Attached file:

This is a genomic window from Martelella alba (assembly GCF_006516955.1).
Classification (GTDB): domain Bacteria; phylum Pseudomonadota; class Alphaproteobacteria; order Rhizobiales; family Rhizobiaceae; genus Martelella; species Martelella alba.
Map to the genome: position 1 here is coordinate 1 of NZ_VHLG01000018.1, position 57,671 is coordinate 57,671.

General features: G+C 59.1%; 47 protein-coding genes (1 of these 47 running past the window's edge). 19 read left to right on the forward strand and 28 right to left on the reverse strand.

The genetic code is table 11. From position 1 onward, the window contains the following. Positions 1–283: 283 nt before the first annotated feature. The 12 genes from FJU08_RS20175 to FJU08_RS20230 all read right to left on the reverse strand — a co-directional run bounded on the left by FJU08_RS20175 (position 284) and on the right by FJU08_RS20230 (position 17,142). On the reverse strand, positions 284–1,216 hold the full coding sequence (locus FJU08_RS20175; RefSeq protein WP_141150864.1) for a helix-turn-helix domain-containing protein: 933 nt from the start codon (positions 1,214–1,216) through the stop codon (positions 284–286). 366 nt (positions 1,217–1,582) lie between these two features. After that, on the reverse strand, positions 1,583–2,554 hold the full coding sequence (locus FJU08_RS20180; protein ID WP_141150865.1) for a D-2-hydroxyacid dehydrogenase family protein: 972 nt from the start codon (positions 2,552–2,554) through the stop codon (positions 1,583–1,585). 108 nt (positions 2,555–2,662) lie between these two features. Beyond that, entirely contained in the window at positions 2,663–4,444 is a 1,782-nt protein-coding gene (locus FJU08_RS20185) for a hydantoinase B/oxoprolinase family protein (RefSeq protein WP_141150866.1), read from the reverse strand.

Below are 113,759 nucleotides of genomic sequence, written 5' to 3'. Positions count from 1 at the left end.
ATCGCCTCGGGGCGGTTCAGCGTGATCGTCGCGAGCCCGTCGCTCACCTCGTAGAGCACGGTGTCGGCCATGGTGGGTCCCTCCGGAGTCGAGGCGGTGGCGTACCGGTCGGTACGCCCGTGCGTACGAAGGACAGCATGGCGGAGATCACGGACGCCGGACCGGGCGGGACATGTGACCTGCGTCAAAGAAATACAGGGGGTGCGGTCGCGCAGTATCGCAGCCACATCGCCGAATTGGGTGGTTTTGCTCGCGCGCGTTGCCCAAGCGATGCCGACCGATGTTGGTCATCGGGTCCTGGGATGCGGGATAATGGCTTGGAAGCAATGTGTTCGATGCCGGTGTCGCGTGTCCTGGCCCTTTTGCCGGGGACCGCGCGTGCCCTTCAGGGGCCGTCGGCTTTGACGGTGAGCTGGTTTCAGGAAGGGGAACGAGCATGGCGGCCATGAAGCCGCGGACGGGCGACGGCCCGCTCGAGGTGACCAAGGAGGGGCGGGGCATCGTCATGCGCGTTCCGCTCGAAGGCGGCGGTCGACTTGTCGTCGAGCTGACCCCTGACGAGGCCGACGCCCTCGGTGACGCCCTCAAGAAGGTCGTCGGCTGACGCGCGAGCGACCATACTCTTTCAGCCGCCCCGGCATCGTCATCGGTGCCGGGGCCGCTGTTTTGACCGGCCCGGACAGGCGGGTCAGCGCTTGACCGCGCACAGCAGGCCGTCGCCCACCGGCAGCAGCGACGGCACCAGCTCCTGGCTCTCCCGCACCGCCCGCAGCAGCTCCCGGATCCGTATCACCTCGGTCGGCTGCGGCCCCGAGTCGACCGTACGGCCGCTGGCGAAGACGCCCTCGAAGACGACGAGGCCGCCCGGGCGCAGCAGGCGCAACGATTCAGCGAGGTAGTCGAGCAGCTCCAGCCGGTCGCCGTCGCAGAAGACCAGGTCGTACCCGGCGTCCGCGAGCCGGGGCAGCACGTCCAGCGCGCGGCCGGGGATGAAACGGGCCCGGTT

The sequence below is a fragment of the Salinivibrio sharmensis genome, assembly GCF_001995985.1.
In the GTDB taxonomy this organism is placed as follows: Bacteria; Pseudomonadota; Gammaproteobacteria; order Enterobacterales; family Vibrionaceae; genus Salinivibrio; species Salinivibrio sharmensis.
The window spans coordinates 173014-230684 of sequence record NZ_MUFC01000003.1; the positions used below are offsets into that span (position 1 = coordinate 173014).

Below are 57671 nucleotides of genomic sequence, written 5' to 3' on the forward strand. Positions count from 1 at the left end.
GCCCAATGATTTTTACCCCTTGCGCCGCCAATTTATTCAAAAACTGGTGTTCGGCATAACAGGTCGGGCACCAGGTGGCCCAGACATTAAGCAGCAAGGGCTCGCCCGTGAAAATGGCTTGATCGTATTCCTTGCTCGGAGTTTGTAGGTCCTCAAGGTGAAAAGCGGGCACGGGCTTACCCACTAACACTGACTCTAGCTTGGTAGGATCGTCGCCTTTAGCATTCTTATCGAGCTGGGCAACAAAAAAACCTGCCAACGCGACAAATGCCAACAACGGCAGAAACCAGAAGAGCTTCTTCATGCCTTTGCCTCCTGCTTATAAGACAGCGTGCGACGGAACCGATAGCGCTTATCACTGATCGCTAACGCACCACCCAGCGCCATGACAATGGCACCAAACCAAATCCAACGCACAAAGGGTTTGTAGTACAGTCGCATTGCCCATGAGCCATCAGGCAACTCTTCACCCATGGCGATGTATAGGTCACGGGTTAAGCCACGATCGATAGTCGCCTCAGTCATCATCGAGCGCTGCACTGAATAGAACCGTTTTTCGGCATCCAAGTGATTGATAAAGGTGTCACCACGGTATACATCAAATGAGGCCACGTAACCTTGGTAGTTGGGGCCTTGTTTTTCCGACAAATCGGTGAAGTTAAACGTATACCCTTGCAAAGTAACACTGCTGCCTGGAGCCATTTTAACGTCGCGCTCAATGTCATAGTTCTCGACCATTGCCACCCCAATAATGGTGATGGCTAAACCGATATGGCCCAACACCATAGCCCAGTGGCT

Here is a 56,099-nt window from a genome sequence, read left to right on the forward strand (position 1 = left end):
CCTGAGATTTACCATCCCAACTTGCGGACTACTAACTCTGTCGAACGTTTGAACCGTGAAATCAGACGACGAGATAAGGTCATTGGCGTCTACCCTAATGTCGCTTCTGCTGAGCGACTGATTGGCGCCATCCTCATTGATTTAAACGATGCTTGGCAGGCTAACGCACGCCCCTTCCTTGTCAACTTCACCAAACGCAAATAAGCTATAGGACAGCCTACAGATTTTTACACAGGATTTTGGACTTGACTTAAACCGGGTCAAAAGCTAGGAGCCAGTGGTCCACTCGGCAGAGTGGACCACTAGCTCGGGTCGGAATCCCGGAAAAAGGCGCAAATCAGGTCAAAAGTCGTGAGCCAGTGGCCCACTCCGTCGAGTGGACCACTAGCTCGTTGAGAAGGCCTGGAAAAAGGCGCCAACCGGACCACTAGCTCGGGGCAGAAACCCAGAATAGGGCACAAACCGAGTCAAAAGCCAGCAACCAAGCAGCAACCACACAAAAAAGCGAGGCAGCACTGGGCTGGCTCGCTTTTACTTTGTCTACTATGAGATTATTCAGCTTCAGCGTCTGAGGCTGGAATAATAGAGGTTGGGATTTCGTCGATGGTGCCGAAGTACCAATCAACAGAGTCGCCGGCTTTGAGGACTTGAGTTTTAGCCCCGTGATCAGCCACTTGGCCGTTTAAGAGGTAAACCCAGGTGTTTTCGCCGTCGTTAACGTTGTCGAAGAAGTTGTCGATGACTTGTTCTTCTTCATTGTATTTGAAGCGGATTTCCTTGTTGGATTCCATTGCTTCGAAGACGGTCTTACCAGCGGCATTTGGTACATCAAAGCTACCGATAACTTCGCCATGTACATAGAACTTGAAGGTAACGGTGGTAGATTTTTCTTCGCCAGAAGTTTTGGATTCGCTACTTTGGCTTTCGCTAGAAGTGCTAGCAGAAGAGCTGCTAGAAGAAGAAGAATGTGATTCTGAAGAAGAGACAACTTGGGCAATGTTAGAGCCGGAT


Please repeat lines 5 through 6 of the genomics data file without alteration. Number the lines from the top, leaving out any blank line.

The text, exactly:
The genetic code is table 11. From position 1 onward, the window contains the following. Positions 1–283: 283 nt before the first annotated feature. The 12 genes from FJU08_RS20175 to FJU08_RS20230 all read right to left on the reverse strand — a co-directional run bounded on the left by FJU08_RS20175 (position 284) and on the right by FJU08_RS20230 (position 17,142). On the reverse strand, positions 284–1,216 hold the full coding sequence (locus FJU08_RS20175; RefSeq protein WP_141150864.1) for a helix-turn-helix domain-containing protein: 933 nt from the start codon (positions 1,214–1,216) through the stop codon (positions 284–286). 366 nt (positions 1,217–1,582) lie between these two features. After that, on the reverse strand, positions 1,583–2,554 hold the full coding sequence (locus FJU08_RS20180; protein ID WP_141150865.1) for a D-2-hydroxyacid dehydrogenase family protein: 972 nt from the start codon (positions 2,552–2,554) through the stop codon (positions 1,583–1,585). 108 nt (positions 2,555–2,662) lie between these two features. Beyond that, entirely contained in the window at positions 2,663–4,444 is a 1,782-nt protein-coding gene (locus FJU08_RS20185) for a hydantoinase B/oxoprolinase family protein (RefSeq protein WP_141150866.1), read from the reverse strand.

Below are 113,759 nucleotides of genomic sequence, written 5' to 3'. Positions count from 1 at the left end.